Drumset edits have no effect after a change instrument object

• Jul 9, 2020 - 04:50
Reported version
S3 - Major

1.) See the attached score file, the drum editor doesn't work at all, all changes get lost right after closing the editor.
2.) Deleting the change instrument text will make the drum set editor start working as expected.

Apparently, it seems that an instrument change causes edits to any drumset on the staff only affect the first drumset only (which in this case is not visible).

See more details in the forum thread below:

Attachment Size
testN4.mscz 7.39 KB


I started to try to fix this, and it was simple enough to add a tick() parameter to the instrument() calls that get the drumset when editing. However, it then turns out we don't properly honor this when adding notes either, and as I started adding more tick() parameters to more instrument() calls, I started to realize there are lots of things not handled right, so it's probably not quite the simple safe fix I thought at first. On the positive side, I think if someone does go through and do a thorough job of this, it would suddenly become feasibly to switch between pitched and unpitched instruments on the same staff. To me, that's very much worth working towards, and then I think this particular issue would be fixed along the way.

In reply to by Marc Sabatella

Hi Marc,
One big plus is that you picked this up so quickly and took some time to investigate into it further.
The other one is the idea of treating unpitched instruments separately, because that's one of the main reasons why most scoring apps suck at writing drum scores. It seems that no developers took the time to read some contemporary drumkit scores and didn't put much thinking into creating an ergonomic workflow to create one.

So, there's one question that came to my mind regarding this while trying to make my first drum scores in MS:

It's really cumbersome to keep bouncing back and forth between the instrument palette (or whatever that ribbon is called at the bottom that holds the various kit pieces) and the staff note by note. I can see there are some hotkeys, but not for all instruments (maybe it's customizable and users can add key commands for each instrument, but that wouldn't make things much better, because they'd have to be memorized in order to be able to write fast).
So, would it be a big thing to:
1. Disallow different kit pieces to share the same note and appearence (notehead etc.) Allowing this doesn't make any sense in the first place within the scope of a single score. E.g. what's the point of making "acoustic snare" and "electric snare" look totally identical -which they do by default-, if a player wouldn't be able to tell them apart??? (After all, scores are made for human consumption, aren't they?)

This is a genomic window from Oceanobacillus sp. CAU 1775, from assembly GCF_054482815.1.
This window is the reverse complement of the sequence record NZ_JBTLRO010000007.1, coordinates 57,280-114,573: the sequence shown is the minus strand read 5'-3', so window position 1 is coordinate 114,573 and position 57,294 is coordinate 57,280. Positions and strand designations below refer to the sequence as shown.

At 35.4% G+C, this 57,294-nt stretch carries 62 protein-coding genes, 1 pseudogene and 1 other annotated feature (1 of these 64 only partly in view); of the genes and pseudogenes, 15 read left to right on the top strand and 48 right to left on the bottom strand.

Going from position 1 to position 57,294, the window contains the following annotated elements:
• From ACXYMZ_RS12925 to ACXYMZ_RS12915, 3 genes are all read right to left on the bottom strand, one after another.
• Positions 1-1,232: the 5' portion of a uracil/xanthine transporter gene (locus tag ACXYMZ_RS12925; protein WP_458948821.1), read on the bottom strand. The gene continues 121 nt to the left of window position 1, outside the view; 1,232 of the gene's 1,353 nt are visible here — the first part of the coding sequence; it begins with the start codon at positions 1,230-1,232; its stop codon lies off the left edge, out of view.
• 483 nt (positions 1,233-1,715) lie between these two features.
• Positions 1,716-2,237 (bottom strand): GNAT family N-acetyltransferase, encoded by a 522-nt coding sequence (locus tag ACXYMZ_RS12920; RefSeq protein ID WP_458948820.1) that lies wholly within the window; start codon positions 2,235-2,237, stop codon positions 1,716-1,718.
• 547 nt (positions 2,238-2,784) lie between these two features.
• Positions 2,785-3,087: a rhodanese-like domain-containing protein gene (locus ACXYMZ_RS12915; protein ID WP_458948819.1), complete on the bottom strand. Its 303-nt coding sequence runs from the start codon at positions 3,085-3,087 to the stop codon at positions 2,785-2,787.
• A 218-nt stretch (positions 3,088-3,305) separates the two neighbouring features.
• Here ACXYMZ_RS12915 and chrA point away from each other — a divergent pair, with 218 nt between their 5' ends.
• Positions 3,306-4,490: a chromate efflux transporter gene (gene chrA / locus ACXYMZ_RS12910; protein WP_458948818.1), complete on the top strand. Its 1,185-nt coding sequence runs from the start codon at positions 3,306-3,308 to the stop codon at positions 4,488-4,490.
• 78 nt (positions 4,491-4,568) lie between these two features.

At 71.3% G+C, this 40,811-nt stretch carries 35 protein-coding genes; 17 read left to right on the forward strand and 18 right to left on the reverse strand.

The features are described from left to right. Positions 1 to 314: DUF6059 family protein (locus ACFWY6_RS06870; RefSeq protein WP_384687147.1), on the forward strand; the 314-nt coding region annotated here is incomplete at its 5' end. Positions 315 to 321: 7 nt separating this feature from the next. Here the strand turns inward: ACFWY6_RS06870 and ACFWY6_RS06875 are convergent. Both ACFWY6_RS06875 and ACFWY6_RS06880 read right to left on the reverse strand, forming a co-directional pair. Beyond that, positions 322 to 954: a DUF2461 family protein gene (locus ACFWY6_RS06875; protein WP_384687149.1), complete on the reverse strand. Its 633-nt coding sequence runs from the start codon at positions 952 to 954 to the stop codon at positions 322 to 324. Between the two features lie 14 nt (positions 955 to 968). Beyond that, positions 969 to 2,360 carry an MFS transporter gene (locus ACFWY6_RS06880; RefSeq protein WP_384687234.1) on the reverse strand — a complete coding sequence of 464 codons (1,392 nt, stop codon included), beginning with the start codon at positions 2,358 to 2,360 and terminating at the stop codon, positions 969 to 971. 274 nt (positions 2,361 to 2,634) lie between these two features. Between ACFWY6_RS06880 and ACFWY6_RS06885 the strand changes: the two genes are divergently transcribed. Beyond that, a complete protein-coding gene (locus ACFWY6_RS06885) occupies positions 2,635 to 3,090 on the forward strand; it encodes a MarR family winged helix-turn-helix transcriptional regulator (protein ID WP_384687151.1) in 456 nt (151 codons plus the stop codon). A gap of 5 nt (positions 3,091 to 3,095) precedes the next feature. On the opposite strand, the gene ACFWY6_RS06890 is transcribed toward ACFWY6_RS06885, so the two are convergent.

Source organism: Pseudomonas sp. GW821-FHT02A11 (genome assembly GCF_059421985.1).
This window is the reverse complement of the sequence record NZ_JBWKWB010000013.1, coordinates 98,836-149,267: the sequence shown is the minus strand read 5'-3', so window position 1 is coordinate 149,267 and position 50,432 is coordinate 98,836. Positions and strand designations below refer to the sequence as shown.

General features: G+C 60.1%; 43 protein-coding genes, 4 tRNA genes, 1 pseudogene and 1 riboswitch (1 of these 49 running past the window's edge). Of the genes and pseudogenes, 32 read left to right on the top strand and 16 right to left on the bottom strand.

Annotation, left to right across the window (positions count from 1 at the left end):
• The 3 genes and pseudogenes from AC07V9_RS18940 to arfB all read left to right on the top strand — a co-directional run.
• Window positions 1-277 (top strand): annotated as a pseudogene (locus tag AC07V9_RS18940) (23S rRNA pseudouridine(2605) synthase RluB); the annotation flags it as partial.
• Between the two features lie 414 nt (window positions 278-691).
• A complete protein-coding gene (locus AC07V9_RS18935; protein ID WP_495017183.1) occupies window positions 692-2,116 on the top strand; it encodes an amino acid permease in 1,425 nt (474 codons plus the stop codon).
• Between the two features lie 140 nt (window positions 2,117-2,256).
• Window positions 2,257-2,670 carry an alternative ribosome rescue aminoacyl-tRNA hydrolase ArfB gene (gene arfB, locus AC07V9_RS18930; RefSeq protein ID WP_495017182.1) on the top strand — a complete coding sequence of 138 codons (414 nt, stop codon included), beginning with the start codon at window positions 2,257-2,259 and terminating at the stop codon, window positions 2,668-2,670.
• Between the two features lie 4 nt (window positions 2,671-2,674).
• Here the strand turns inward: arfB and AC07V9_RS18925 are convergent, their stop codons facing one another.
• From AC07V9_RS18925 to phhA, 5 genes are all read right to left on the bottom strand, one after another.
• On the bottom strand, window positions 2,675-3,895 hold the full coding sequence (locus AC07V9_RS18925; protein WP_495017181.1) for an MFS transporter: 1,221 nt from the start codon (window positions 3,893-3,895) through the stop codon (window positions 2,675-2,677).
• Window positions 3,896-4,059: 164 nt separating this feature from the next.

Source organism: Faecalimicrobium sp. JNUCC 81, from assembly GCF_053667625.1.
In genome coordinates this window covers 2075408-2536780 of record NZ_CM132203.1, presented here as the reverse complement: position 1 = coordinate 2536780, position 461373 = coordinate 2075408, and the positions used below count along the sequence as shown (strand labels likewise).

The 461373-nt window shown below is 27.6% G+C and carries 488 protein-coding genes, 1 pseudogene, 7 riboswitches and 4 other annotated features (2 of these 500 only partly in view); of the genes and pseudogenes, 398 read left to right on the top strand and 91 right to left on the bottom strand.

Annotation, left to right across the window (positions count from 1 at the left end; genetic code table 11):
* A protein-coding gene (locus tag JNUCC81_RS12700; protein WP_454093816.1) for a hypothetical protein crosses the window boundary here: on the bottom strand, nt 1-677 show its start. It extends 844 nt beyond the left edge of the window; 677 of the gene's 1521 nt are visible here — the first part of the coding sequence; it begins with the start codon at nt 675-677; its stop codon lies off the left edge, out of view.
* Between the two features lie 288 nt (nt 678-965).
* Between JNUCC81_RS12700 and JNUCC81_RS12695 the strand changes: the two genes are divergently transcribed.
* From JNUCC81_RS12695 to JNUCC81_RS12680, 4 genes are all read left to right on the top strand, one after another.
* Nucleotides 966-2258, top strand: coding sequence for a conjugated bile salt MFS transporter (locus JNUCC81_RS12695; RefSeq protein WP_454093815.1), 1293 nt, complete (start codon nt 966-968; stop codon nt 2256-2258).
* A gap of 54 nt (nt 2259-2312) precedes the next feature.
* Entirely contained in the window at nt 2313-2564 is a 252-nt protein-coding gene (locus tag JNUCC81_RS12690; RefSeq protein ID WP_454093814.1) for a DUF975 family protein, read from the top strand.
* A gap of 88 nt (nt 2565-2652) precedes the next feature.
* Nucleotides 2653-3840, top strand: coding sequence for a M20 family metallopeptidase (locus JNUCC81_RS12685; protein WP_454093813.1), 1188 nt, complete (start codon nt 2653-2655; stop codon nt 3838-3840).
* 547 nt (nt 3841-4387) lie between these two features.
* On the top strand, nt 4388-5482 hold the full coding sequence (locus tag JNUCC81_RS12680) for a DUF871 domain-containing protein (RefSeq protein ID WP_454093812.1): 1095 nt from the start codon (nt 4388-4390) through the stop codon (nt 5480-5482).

1. So, once every note number (staff line) would uniquely identify a single instrument within a specific kit, writing could be speeded up by at least by an order of magnitude:

  2. Just make a pencil tool (or whatever) to enter notes and then if the user clicks above the 3rd line that would always create a snare note of the selected length, if he/she clicks above the 5th one, it'd create a hihat note etc.
    No need to visit the instrument palette for every note any more.

This one addition in itself could easily make MS the fastest tool to write drum scores.
What do you think?


Things like that have been suggested before, and it's not a bad idea.

But I'm confused about your statement about bouncing back and forth. That shouldn't be necessary at all - you should be able to leave your mouse almost entirely in the drum palette, just entering notes left to right by double clicking. You can also simply press "R" to repeat the previous note (although annoyingly, that doesn't seem to work immediately after double-clicking, I guess focus is in the palette instead of the score).

So I kind of have my doubts personally that a new method that depended on accurately clicking the exact staff line or space you want - a far smaller target than the palette icon - would actually prove more efficient in the long run than simply double-clicking the palette icons and entering notes left to right. I guess maybe if you zoom in to the score far enough, you wouldn't make so many mistakes?